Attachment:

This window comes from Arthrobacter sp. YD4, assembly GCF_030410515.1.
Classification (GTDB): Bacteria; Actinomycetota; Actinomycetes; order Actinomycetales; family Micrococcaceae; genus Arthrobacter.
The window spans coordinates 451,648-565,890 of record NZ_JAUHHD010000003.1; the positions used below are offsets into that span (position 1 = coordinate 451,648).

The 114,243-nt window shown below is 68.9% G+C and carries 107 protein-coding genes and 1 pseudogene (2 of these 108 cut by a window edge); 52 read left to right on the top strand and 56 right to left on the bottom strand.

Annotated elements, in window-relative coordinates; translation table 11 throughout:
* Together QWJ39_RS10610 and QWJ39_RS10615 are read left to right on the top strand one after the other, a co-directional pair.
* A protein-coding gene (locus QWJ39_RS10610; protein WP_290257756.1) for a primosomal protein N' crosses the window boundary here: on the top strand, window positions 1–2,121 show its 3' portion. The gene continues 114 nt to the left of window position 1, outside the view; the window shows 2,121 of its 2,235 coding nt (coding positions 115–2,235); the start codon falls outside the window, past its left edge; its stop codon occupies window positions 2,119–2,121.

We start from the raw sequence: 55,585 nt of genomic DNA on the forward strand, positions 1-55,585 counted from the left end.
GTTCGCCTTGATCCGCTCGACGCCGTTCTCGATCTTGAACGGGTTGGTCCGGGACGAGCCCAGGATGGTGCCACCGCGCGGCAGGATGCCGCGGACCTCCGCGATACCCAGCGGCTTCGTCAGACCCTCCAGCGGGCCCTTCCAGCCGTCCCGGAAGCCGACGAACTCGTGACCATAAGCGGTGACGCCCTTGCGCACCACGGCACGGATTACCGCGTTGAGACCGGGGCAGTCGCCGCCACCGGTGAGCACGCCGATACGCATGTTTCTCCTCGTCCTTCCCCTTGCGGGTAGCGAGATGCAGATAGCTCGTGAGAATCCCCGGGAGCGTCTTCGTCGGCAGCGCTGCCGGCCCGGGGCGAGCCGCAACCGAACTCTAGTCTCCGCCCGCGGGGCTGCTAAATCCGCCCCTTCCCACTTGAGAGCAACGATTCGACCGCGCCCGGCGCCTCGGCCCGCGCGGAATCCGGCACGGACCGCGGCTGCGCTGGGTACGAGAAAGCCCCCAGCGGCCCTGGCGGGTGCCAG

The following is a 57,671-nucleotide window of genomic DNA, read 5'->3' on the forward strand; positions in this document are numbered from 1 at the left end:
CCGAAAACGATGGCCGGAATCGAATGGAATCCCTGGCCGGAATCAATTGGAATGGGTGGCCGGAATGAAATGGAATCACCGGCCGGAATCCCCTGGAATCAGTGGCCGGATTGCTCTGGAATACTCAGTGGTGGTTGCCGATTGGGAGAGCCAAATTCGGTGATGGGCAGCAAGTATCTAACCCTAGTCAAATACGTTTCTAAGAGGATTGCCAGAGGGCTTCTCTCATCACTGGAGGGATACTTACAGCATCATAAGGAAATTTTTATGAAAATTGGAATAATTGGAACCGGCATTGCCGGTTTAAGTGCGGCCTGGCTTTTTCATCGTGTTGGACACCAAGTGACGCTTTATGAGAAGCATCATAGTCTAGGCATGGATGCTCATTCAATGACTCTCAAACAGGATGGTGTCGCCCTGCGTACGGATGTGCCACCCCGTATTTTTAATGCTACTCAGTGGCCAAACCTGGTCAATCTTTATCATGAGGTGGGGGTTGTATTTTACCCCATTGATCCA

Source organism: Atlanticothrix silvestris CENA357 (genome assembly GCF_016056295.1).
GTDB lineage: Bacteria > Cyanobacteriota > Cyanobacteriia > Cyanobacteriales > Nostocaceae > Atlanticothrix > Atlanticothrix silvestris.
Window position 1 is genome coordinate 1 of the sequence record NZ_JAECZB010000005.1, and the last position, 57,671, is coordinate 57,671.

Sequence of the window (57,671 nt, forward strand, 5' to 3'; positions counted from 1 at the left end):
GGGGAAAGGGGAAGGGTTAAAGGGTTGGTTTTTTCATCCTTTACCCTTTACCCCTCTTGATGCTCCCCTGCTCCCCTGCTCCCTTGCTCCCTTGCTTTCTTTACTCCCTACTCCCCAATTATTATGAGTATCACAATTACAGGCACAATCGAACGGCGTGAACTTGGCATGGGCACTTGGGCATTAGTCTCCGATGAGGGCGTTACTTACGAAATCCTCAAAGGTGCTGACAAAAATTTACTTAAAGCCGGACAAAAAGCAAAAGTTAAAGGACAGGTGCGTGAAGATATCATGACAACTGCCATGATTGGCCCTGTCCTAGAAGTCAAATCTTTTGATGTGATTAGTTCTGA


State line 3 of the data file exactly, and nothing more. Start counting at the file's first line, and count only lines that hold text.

The window spans coordinates 451,648-565,890 of record NZ_JAUHHD010000003.1; the positions used below are offsets into that span (position 1 = coordinate 451,648).